By: Bridget Frawley
An evaluation of the effectiveness of performative activism, “slacktivism”, on political, social, and environmental movements.
As social media is on the rise, so is the imposter of activism.
Performatic activism, also termed “slacktivism,” may go unnoticed, masked behind numerous Instagram stories of petitions, reposted photos of hundreds of feet marching down hand-made poster strewn streets, Twitter hashtags, and retweets. Hence, slacktivism may be difficult to pinpoint, but its impacts are easier to trace in social media feeds and platforms.
Performative activism is when an individual posts about a cause through social media or joins an activist movement without having a direct connection or belief in the cause. The motivator for demonstrating participation is often an enhanced sense of belongingness or gaining an increased respect for others or Instagram followers. The term slacktivism emerged during the 2020 Black Lives Matter protests following the passing of George Floyd to police brutality. This rise in participation towards a cause was seen on June 2, 2020 during an Instagram “blackout” where 28 million users uploaded black squares on their Instagram feed according to a 2020 article from NCB News. #BlackoutTuesday became trending as the black squares continued to be posted.
Due to the infiltration of black squares covering social feeds, posts about developments in the movement and informational videos and photos were being hidden. However, this united front and sudden surge of political appearance through social platforms towards the movement instantly spread the word about the movement and prompted others to seek education as to what the core values of the Black Lives Movement is and what served as its catalyst.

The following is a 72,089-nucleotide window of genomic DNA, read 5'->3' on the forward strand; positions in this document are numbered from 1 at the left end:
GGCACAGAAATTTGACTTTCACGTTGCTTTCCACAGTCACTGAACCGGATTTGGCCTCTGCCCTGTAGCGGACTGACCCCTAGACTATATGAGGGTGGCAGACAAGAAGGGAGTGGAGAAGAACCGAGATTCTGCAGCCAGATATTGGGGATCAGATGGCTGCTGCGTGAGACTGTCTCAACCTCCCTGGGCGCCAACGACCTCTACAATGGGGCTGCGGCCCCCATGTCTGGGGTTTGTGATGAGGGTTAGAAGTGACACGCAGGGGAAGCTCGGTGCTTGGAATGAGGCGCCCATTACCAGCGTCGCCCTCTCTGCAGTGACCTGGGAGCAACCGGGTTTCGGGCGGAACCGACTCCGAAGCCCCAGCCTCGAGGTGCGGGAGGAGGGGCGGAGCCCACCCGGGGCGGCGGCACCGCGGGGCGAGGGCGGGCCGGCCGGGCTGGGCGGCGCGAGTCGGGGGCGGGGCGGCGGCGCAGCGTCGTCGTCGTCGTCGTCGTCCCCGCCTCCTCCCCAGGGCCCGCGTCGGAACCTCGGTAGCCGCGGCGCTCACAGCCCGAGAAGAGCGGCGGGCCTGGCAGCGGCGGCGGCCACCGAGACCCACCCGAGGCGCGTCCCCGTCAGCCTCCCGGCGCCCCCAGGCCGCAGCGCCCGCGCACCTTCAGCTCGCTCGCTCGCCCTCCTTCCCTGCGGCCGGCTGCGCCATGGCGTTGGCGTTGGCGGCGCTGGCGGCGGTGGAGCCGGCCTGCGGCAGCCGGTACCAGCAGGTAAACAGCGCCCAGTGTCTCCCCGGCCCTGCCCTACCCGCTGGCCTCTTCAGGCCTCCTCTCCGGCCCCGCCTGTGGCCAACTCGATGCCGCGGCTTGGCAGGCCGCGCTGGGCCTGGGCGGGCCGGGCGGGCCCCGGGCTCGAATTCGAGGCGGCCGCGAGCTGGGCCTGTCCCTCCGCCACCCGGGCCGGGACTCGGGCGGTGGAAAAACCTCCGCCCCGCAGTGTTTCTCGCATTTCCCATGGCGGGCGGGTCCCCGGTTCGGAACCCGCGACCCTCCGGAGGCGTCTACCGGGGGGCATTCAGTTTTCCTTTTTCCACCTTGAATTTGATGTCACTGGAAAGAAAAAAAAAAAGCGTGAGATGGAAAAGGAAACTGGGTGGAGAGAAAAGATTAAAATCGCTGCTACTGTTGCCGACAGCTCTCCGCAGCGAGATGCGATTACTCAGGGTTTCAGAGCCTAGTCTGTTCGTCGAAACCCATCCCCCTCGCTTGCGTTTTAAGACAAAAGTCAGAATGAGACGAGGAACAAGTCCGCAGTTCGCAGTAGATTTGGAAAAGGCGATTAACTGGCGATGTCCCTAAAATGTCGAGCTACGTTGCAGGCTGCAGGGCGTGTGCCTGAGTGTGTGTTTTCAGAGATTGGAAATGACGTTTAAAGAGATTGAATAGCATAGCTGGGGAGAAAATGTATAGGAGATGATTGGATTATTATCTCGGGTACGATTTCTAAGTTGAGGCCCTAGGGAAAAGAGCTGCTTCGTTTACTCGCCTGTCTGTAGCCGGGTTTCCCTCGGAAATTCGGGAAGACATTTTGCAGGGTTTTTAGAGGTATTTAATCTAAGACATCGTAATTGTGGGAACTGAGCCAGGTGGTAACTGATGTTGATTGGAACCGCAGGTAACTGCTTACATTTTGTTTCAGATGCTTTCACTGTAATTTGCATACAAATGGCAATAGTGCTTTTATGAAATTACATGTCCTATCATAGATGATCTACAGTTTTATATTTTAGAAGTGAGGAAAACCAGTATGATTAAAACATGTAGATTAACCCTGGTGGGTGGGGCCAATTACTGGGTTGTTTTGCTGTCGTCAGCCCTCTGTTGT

Professor at New York University Nicholas Mirzoeff expands upon this by expressing how activity on social platforms can keep the Black Lives Matter movement in conversation and within the political sphere. However, Mirzoeff notes that the in-person protests serve as a backbone and structural support of the movement.
The Boston Medical Center comments how performative activism merely skims the surface and if just a “first step in one’s journey.” The accessibility of social media and appearing to be a part of the cause has resulted in the garnering of more demonstrations of this form of activism, but in order to have an impact, effort needs to go beyond the accessible. To have impact, reposting needs to become actively attending protests, painting signs, lifting them high, organizing and signing petitions, and drafting legislation. Activists act, they do not just repost and share online, for their offline contribution has a stronger weight and influence on the cause they are advocating for.
The line between authenticity and seeking social clout is one that is challenging to pinpoint. Seeing someone post an Instagram story advocating against the overturning of court case Roe v. Wade draws the question if there is genuine emotion behind the post or if it was just to follow the trending hashtags. Although, there are ways aspiring activists can use social media to make an impact on a cause. Social media can be a vehicle for education. Of course, an Instagram story post with one statistic or name is not going to inform, but sharing these posts to intrigue and inspire others to research more in the issue can serve as a streamline into self-education. In addition to reposting, providing links to articles from veritable websites that provide clarity and context to the given situation can make these posts more advantageous. Putting links to petitions in Instagram bios and directing followers to it can help gain traction and support towards issues that matter to the individual.
Social media does not need to be the plague of activism, turning it into performative, follower-driven demonstrations. Instead, its efficiency can be resourced as a tool to quickly spread awareness to a vast audience and provide educational resources to prompt others to research more into the issue to form their own opinion.
The imposter of activism can serve as a hidden mechanism for increased awareness, but that is only when posts do not slack on going beyond just the surface.